A colleague was recently working with a web service that supplies some datetime values using the Microsoft Windows internal representation. He called the web service to retrieve those values (along with other data) from SAS, and he needed convert these values to SAS date-time values.
The Microsoft definition for a datetime value is this:
The number of ticks since 12:00 midnight, January 1, 0001 A.D. (C.E.) in the Gregorian Calendar.
Right. Now, what's a tick?
A tick is 100 nanoseconds. There are 10 million ticks in a second.
A SAS datetime value, as you might already know, is this:
The number of seconds since 12:00 midnight on January 1, 1960.
This is beginning to smell like an algebra word problem. To solve, you start with the ticks value of '01JAN1960:00:00:00'dt, subtract that from the given time value, divide by 10 million, and -- kapow! -- you've got a SAS datetime value. (Note: doesn't account for a few Leap Day nuances for way-out future dates.)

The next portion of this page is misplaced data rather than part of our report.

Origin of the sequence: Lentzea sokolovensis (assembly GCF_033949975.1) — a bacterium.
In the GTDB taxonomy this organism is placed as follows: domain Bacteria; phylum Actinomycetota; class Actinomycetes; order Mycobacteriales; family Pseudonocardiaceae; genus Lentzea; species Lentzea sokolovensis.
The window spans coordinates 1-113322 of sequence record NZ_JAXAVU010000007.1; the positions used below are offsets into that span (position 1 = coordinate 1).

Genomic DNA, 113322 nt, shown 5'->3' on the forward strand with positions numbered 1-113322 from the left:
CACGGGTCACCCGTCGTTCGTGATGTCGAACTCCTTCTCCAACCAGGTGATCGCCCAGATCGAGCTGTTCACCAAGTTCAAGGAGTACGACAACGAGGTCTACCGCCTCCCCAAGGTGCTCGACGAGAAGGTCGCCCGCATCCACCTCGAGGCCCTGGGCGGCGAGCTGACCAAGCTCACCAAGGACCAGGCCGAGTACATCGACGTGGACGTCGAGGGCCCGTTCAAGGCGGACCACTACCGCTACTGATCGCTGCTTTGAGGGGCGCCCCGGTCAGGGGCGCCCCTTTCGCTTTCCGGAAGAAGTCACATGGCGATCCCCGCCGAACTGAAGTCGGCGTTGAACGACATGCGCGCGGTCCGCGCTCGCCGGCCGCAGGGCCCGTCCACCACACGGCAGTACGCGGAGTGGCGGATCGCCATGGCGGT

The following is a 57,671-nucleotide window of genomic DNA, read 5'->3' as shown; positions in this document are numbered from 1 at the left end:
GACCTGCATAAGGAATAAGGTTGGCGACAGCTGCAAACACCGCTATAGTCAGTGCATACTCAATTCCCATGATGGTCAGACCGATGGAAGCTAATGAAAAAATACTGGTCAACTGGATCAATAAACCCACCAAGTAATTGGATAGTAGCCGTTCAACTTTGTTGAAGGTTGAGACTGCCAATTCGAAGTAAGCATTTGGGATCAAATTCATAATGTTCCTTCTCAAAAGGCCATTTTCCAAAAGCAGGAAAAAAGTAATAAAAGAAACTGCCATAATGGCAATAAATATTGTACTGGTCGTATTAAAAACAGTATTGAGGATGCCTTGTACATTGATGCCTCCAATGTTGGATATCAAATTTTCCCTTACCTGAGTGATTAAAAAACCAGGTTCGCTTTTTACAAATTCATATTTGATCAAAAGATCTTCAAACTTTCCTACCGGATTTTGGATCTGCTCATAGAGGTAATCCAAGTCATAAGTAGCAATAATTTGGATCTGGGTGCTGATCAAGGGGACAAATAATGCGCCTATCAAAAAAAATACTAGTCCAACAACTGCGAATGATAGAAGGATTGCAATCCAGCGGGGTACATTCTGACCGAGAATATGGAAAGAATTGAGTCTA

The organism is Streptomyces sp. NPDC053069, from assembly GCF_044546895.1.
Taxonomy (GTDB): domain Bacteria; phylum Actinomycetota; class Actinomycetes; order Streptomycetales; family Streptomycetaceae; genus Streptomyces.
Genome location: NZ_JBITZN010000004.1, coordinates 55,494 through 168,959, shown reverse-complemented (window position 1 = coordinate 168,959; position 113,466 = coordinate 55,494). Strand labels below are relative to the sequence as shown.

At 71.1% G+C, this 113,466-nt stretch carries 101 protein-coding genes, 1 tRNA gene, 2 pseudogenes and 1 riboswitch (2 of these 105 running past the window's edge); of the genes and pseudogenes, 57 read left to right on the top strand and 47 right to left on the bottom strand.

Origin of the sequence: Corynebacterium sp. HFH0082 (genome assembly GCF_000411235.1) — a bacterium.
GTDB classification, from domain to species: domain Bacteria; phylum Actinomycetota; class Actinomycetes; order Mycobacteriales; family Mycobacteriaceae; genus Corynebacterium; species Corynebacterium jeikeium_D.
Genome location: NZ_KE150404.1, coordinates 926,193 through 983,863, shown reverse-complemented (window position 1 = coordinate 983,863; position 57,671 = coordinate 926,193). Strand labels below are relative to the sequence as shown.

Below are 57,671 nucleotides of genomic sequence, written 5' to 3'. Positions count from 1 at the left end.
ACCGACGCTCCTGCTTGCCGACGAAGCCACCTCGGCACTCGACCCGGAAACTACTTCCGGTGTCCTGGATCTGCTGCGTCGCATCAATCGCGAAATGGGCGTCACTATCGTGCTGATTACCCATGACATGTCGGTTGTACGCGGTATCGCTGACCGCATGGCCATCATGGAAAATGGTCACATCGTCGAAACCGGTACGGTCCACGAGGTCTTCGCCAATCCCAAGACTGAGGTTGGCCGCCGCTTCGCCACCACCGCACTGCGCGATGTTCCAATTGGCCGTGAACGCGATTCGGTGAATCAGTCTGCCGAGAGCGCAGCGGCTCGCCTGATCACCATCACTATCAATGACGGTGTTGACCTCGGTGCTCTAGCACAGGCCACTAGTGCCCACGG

So you need to know the number of ticks for the SAS baseline datetime? Of course, that's 618199776000000000.
Oh, you don't have that memorized? No worries -- we can get these values by using my old friend, Windows PowerShell. In a PowerShell console, I used the Get-Date command to get a datetime object for the value in question, and then queried the Ticks property. I can also use PowerShell to remind me how many ticks are in a second (a different sort of tick check!):
PS C:\> $base = Get-Date "01/01/1960 12:00:00 AM" PS C:\> $base.Ticks 618199776000000000 PS C:\> $onesec = Get-Date "01/01/1960 12:00:01 AM" PS C:\> $onesec.Ticks - $base.Ticks 10000000
Here's a SAS program that shows this approach:
data _null_; length start 8 date 8 diff 8 sasdate 8; /* Ticks value for 01JAN1960:0:0:0 = */ start=618199776000000000; infile datalines dsd; input date; diff=(date-start)/10000000; sasdate=intnx('second','01jan1960:00:00:00'dt,diff); put sasdate datetime.; datalines; 634710667200000000 634710662300000000 634543877200034000 run;
26APR12:19:52:00 26APR12:19:43:50 16OCT11:18:48:40
Friends, if you ever get the chance to implement a web service, do not use vendor-specific date or datetime representations. There are ISO standards for these things that will help your consumers! And SAS can interpret the values that comply with these standards, with no fancy math necessary.